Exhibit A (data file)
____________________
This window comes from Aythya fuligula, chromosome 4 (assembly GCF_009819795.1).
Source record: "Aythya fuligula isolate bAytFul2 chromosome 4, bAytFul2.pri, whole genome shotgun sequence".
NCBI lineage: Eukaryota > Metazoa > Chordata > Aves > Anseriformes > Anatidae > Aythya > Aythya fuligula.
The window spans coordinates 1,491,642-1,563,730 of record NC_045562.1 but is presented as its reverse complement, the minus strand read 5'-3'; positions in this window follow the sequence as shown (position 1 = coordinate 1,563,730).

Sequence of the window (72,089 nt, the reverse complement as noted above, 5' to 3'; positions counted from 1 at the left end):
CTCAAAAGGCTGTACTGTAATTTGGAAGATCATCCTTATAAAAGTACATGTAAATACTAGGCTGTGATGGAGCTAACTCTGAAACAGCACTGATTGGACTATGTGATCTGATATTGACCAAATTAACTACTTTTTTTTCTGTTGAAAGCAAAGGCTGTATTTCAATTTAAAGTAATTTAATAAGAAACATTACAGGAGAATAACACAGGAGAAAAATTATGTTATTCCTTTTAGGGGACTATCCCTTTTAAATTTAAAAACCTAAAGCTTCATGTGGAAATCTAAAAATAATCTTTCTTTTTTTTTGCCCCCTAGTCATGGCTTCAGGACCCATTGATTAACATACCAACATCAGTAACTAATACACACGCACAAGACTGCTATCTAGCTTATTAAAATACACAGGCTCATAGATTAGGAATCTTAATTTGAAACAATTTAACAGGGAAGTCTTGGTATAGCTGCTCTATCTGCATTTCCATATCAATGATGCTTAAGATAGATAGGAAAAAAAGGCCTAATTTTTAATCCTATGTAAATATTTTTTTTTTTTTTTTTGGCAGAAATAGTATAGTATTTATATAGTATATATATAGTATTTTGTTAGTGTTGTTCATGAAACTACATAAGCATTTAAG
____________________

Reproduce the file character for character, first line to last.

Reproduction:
This window comes from Aythya fuligula, chromosome 4 (assembly GCF_009819795.1).
Source record: "Aythya fuligula isolate bAytFul2 chromosome 4, bAytFul2.pri, whole genome shotgun sequence".
NCBI lineage: Eukaryota > Metazoa > Chordata > Aves > Anseriformes > Anatidae > Aythya > Aythya fuligula.
The window spans coordinates 1,491,642-1,563,730 of record NC_045562.1 but is presented as its reverse complement, the minus strand read 5'-3'; positions in this window follow the sequence as shown (position 1 = coordinate 1,563,730).

Sequence of the window (72,089 nt, the reverse complement as noted above, 5' to 3'; positions counted from 1 at the left end):
CTCAAAAGGCTGTACTGTAATTTGGAAGATCATCCTTATAAAAGTACATGTAAATACTAGGCTGTGATGGAGCTAACTCTGAAACAGCACTGATTGGACTATGTGATCTGATATTGACCAAATTAACTACTTTTTTTTCTGTTGAAAGCAAAGGCTGTATTTCAATTTAAAGTAATTTAATAAGAAACATTACAGGAGAATAACACAGGAGAAAAATTATGTTATTCCTTTTAGGGGACTATCCCTTTTAAATTTAAAAACCTAAAGCTTCATGTGGAAATCTAAAAATAATCTTTCTTTTTTTTTGCCCCCTAGTCATGGCTTCAGGACCCATTGATTAACATACCAACATCAGTAACTAATACACACGCACAAGACTGCTATCTAGCTTATTAAAATACACAGGCTCATAGATTAGGAATCTTAATTTGAAACAATTTAACAGGGAAGTCTTGGTATAGCTGCTCTATCTGCATTTCCATATCAATGATGCTTAAGATAGATAGGAAAAAAAGGCCTAATTTTTAATCCTATGTAAATATTTTTTTTTTTTTTTTTGGCAGAAATAGTATAGTATTTATATAGTATATATATAGTATTTTGTTAGTGTTGTTCATGAAACTACATAAGCATTTAAG